The first thing people mention is his offense.
And how can they not?
Florida Gulf Coast University’s high-octane, up-tempo style of play captivated the nation last spring, as their impromptu Sweet 16 berth — by way of defeating powerhouses Georgetown and San Diego State, no less — validated the distant notion that successful college basketball teams can still be exciting.
Mere weeks after Florida Gulf Coast was eliminated, Enfield was hired by USC Athletic Director Pat Haden in April to bring that excitement to a basketball program that had inspired little enthusiasm in the Trojan faithful.
But while his system’s dunks and 3-pointers garnered most of the attention, USC men’s basketball coach Andy Enfield is also enamored with how to ensure Player X is open for that lob attempt in transition, and how to put Player Y in an optimal position to break down the defense and kick out to a teammate.
For Enfield, results matter, of course — what coach doesn’t love winning? But it’s the process and journey to the result that’s most important.
Enfield has cultivated a nuanced approach to developing his players’ skills, which stems from his experience in the mid-to-late ’90s as a shooting coach with the Milwaukee Bucks and an assistant coach with the Boston Celtics.
“There are a lot of different breakdown drills we do,” Enfield told the Daily Trojan in late August. “We just emphasize it, and we work on it and we teach. I don’t allow players to go through practice doing it the wrong way.”
If Enfield sees a player shooting with improper form, or executing a play the wrong way, he’ll immediately stop practice and correct the mistake. It’s a meticulous habit, but also a significant reason why Enfield’s players execute his game plan so effectively.
“Repetition without teaching only gets you to a certain level,” Enfield said.
To get to the next level and ultimately compete for Pac-12 championships, Final Four berths and a national championship, the Trojans have to first learn Enfield’s offensive system — a challenge given the stark contrast between FGCU’s roster last season and USC’s this season.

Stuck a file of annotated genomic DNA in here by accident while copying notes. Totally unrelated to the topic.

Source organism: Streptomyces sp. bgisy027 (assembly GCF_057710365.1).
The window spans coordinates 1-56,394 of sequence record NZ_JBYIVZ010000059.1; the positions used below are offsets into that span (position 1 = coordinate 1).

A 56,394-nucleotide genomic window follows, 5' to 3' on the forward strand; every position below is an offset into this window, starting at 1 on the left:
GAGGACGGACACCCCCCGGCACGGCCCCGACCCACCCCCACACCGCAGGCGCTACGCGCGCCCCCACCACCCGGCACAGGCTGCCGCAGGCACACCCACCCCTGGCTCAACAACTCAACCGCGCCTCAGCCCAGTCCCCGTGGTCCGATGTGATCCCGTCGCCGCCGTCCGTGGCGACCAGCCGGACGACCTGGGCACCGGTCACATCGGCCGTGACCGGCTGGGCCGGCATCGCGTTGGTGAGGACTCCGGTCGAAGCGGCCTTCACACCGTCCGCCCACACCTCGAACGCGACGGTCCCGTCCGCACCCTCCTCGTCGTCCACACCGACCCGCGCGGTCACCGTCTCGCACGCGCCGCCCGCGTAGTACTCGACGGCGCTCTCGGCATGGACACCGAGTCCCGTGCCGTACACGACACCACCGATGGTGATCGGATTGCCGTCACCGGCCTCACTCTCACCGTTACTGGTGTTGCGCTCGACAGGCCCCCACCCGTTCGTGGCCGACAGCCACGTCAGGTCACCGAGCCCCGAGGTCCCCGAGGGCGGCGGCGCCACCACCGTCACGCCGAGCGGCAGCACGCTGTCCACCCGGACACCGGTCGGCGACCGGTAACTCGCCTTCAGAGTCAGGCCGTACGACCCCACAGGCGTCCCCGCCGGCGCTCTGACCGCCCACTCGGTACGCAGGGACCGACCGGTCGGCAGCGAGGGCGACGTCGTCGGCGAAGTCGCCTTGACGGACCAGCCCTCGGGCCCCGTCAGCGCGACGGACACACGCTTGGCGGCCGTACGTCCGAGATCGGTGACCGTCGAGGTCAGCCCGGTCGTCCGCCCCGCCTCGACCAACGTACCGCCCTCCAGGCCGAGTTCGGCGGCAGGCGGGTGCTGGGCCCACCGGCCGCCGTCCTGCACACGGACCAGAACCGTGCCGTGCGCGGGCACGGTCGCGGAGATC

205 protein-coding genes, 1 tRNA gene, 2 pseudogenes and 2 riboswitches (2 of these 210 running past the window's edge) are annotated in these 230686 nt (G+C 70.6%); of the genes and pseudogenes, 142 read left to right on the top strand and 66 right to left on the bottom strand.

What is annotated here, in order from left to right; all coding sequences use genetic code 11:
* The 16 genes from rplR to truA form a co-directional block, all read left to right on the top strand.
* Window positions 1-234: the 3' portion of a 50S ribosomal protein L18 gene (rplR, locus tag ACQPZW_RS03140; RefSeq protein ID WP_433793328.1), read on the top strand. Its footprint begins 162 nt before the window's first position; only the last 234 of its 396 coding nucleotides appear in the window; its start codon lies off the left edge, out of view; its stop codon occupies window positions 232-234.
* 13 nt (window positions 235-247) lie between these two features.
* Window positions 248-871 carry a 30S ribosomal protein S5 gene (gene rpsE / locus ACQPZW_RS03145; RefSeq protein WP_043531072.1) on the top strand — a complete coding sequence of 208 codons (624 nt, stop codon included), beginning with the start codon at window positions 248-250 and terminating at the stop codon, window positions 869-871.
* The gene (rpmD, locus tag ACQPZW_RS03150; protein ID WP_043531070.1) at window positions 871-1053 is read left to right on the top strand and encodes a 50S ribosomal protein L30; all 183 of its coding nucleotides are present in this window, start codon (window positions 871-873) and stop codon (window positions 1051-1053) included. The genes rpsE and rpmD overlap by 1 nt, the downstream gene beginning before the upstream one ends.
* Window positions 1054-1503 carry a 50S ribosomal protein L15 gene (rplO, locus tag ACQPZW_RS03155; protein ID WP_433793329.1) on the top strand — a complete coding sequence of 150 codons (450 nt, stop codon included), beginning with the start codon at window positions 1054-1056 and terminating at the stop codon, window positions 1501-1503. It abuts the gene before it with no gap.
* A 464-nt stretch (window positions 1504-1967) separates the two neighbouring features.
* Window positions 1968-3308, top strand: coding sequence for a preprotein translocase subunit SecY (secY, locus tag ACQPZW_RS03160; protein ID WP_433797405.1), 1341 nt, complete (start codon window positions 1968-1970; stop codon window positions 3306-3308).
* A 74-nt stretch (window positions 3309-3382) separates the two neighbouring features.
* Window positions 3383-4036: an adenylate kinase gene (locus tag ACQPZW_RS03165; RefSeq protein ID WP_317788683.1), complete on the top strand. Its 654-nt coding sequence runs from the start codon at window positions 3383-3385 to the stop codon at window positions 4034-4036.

“We’re going to play a similar system,” Enfield said. “When I say similar, it’s going to be the same concept. We’ll adjust some of our playcalling and some of our screening action to use our strengths.”
Those strengths include 7-foot-2, 270 lb. center Omar Oraby and 7-foot, 250 lb. center D.J. Haley (a transfer from Virginia Commonwealth University). While neither player is the prototypical Enfield big man — his rotation at FGCU featured athletic, spry players 6-foot-9 and below — Enfield welcomes the challenge of handling more traditional, back-to-the-basket big men.
For the second straight season, few teams boast as monstrous of a frontcourt as the Trojans, and Enfield plans to use that to his advantage.
“I’d be crazy not to get those guys the ball in the paint because they’re very good,” Enfield said. “They have great hands and good footwork. But they can still set ball screens.”
And that’s where the famed “Dunk City” highlights could come in.
“We run a 4-out, 1-in motion, where they can still set ball screens and run to the rim for lobs, dunks or bounce passes,” Enfield said.
Despite the relative youth of the roster, Enfield feels another strength of the Trojans will be the experience of their key players.
Returners Oraby, guard J.T. Terrell and guard Byron Wesley figure to start and assume significant leadership roles considering their familiarity with the program. Transfers Haley and point guard Pe’Shon Howard (Maryland) also bring experience from established programs.
The biggest unknown is the group of freshmen — guards Kahlil Dukes and Julian Jacobs, and forwards Nikola Jovanovic and Roschon Prince — four players who will likely tilt USC’s season one way or another.
“We’re going to need the four freshmen to contribute,” Enfield said. “It’ll be interesting to see how they adjust to the college game, how much they improve and when they’re thrown into the game situations starting in November, how they perform.”
With so many fresh pieces, including a newly assembled coaching staff and potentially six untested rotational cogs, Enfield has refrained from setting goals for the upcoming season. Instead, he plans on letting his players decide their own expectations once official practices begin on Sept. 27.
“I think if you set your goals too high or too unrealistic, I don’t think it helps you achieve [them] or stay focused throughout the season,” Enfield said.
“But I’m a big believer of if your goals are not necessarily the end result, but how you’re going to get to a certain result, I think those [goals] are much more attainable because you have control over how hard you work on a daily or weekly basis.”
That doesn’t mean Enfield lacks a long-term vision, though. Atop his list: creating a program with “sustainability at the national level” and being “a top-25 team every year.”
Which is exactly what he was hired to do back in April.
When USC Athletic Director Pat Haden spoke of Enfield at his introductory press conference, Haden emphasized the importance of USC basketball establishing relevancy for the first time.
Five months into the job, Enfield’s tenure is off to a promising start.
Five-star point guard Jordan McLaughlin committed to the Trojans on Wednesday, bypassing opportunities to play at UCLA, Kansas and Indiana. The move signifies a major coup for the Trojans in the local and national recruiting scene, and is a sign that Enfield’s transformation of the basketball program has already begun.
“I don’t know what people think outside our program, but I’ve been very impressed with our players as individuals and as a team, and the atmosphere our coaching staff has created around here and the Galen Center,” Enfield said. “It’s a pretty exciting time.”